1) Yes, FB is trying to pump its share price via advertising in anticipation of the IPO. We should expect advertising higher costs as the public awareness of FB’s income limitations increases.

2) Even if FB produces only 1B a quarter in revenue or only $5 per user, the costs of running that company are small in practice, and marketing expenses are controllable. It can be a profitable business. The question for investors is, can it be a GROWTH business?

3) If FB solves mail and search and duplicates the Google advertising tools, it can improve its value to advertisers even if its knowledge of customers is not as thorough as they hope, because customers will prefer less noisy searches to Google’s noisy and dirty searches. This is probably the strategic internal error they are making. They are very likely overvaluing the data about the individual in pursuit of mass advertising dollars instead of accurately valuing the desirability to the user of the interface and the protection from ‘noise’.

FB will not become another Google. Google profits from the fact that its results are BAD. Because its results are bad, it can sell advertising to small business. FB however, can profit from the fact that its search results CAN be GOOD by narrowing acceptable results and narrowing advertising and therefore increasing advertising rates over those of Google. The problem Google has is that it CANNOT ATTRACT TOP BRANDS. The virtue of FB is that it CAN if it creates a walled garden. FB can strategically create a flight to quality for good brands just as Google has created a flight to opportunity for small and weak brands. “FB is television, and Google is the yellow pages.”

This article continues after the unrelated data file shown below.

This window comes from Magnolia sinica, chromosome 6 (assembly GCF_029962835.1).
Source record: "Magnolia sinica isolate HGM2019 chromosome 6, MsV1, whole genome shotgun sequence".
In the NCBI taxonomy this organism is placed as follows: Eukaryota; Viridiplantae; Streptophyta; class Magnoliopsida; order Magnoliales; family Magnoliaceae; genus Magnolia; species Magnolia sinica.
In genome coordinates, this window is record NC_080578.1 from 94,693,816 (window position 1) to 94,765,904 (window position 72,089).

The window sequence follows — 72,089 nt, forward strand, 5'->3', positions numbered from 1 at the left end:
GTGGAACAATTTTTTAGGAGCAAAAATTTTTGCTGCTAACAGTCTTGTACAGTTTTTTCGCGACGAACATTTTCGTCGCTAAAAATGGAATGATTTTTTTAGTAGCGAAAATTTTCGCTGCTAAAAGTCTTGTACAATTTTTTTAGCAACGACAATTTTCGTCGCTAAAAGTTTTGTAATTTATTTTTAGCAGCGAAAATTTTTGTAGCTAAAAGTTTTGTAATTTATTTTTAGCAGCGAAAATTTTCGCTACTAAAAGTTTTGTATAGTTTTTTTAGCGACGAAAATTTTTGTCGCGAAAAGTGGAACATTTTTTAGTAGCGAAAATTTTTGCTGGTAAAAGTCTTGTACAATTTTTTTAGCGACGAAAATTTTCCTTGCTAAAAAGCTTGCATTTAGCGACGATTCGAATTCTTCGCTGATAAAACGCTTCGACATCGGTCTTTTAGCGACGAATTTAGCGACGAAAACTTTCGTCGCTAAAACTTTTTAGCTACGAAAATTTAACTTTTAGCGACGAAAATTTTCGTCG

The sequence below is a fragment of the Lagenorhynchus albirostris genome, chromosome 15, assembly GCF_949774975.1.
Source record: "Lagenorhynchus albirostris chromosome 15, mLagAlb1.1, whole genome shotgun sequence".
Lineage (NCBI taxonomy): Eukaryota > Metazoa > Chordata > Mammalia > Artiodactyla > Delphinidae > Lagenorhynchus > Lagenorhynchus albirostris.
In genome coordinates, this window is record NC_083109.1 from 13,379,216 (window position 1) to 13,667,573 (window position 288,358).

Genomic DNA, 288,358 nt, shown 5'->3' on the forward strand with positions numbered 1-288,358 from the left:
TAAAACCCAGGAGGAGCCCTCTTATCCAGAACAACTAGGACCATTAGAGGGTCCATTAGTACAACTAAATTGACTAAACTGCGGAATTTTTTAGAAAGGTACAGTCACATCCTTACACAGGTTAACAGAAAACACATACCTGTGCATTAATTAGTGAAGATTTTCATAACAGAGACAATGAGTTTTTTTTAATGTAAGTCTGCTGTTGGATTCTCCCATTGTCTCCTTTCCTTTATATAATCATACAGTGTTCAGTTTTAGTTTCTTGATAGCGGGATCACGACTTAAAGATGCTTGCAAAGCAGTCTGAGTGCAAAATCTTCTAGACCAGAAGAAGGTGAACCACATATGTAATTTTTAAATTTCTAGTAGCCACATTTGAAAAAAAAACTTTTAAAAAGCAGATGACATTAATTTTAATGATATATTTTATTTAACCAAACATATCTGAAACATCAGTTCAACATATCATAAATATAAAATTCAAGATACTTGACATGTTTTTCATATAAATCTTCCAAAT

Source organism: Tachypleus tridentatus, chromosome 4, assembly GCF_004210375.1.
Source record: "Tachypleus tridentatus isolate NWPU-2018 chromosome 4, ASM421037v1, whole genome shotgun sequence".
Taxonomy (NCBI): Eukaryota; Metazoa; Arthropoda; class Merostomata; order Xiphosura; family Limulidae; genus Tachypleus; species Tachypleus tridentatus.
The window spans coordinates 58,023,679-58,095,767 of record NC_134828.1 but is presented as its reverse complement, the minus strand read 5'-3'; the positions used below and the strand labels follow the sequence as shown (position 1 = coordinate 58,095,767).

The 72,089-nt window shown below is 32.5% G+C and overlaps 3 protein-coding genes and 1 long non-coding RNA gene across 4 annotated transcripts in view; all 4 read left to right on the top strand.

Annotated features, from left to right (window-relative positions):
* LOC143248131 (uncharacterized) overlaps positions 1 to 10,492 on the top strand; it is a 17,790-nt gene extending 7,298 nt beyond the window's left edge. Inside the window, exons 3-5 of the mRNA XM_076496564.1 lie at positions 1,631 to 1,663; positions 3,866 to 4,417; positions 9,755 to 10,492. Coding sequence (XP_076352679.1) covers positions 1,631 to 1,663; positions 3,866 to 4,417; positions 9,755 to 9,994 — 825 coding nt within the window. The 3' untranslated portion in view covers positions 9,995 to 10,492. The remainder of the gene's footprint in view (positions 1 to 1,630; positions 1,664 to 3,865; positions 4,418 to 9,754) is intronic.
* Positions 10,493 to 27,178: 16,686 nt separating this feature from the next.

4) THE QUESTION FOR INVESTORS THEN is whether FB will pursue the short term trend, and continue to overvalue customer information — which looks bad but may not indicate anything other than an issue of timing — or whether FB will pursue the long term opportunity, of creating a less cluttered garden on the internet which converts their perceived weakness into a strength that is both desirable for users, consumers and for brands, and one which can rival google’s revenue, but rival it with UPMARKET revenue. The important point here, is that investors can INFLUENCE THAT STRATEGIC DIRECTION.

I have no idea whether this strategy is commonly understood inside the company or without. But as one of the few people who has built a large scale technology and marketing company (Top 25 Digital Agency), and who has worked with other strategic Fortune 100 technology leaders to try to solve this problem, the business opportunity is obvious to me since Google’s challenge at attracting top brands due to its all-encompassing aspirations is legion. Google helps small business. FB can help large brands. And advertising large brands requires a bit of a garden. And FB has it. But the client interface for that business model is not Google’s. It’s more intimate. It has to be.

That is what I suspect FB’s strategic error is: they’re looking in the wrong direction. That direction can be fixed however. And investors should invest in the OPPORTUNITY to create that wealth even if FB’s numbers look depressed because of timing.

Curt Doolittle

 

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